Before Floyd Mayweather glamorized boxing with musicians in his corner, and long before athletes were tested regularly for steroid use, there was Ken Norton. The man who broke Muhammad Ali’s jaw passed away on Wednesday at the age of 70.
Norton made a name for himself in the 1970’s when he and Ali gave the boxing world three unforgettable fights. Their first showdown, in 1973, had Norton winning the NABF heavyweight title with a split-decision victory. He not only broke Ali’s jaw, but handed “The Greatest” only his second career loss. Their rematch six months later didn’t go as smoothly for Norton as he was on the losing end of a split-decision. In 1976, Norton lost again in what is considered one of the most disputed title fights in boxing history.
Victories over Jimmy Young and a previously undefeated Duane Bobick earned Norton the honor of being champ again in 1977. That same year, he was named “Fighter of the Year” by the Boxing Writers Association of America. These were steps in a path that would lead to his inclusion in the World Boxing Hall of Fame and International Boxing Hall of Fame.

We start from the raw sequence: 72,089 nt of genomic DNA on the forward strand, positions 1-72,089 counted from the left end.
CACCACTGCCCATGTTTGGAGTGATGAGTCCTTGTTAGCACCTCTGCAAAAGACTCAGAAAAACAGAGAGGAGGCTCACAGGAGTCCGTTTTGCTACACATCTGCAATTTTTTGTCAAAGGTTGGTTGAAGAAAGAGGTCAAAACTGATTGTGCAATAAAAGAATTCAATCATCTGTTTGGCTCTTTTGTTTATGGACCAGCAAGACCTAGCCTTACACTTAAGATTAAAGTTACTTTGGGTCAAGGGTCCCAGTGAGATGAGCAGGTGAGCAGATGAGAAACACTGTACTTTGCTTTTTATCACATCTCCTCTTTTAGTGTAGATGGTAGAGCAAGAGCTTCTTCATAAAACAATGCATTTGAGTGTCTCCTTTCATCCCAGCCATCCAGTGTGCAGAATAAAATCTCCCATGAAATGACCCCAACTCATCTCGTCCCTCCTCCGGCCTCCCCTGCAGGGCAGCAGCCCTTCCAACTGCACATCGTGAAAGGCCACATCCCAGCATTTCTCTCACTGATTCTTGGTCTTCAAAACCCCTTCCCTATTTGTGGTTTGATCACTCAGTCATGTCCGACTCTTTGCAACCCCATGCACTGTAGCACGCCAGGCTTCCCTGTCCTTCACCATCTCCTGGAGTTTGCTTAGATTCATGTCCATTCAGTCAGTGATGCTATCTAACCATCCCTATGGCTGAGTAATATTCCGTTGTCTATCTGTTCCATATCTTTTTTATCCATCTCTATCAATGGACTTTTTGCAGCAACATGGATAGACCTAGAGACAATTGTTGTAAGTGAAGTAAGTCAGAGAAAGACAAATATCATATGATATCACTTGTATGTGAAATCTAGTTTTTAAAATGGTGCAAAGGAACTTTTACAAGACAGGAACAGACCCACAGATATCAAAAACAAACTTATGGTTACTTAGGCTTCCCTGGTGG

Norton was one of the first athletes, and one of few boxers, to successfully jump into TV and film. He appeared in over 20 movies and made appearances on hit shows like “The A-Team” and “Knight Rider.” He was set to play “Apollo Creed” in Rocky until he had seconds thoughts and opted out. One can even say that he paved the way for cross over stars like Dwayne “The Rock” Johnson and Quinton “Rampage” Jackson.
Success carried over to family matters as he was twice named “Father of the Year” by the Los Angeles Times. His son, Ken Norton Jr., played in the NFL for 13 years and paid tribute to his father each time he scored a touchdown by posing in a boxing stance and throwing combos at the goal post.
Despite his declining health, Norton continued to be an influence on boxers, friends and fans alike. Former opponent George Foreman was the first to pay tribute.
“They called us all handsome. Muhammad they called pretty. But the fairest of them all Ken Norton,” Foreman tweeted.
Former undisputed heavyweight champion Mike Tyson also sent his condolences.
“Ken Norton was always nice to me even when I was just an amateur fighter. He always treated me like I was somebody. Remarkable man,” Tyson tweeted.
Norton was recognized for his boxing, acting, and parenting abilities. His life was nothing short of remarkable.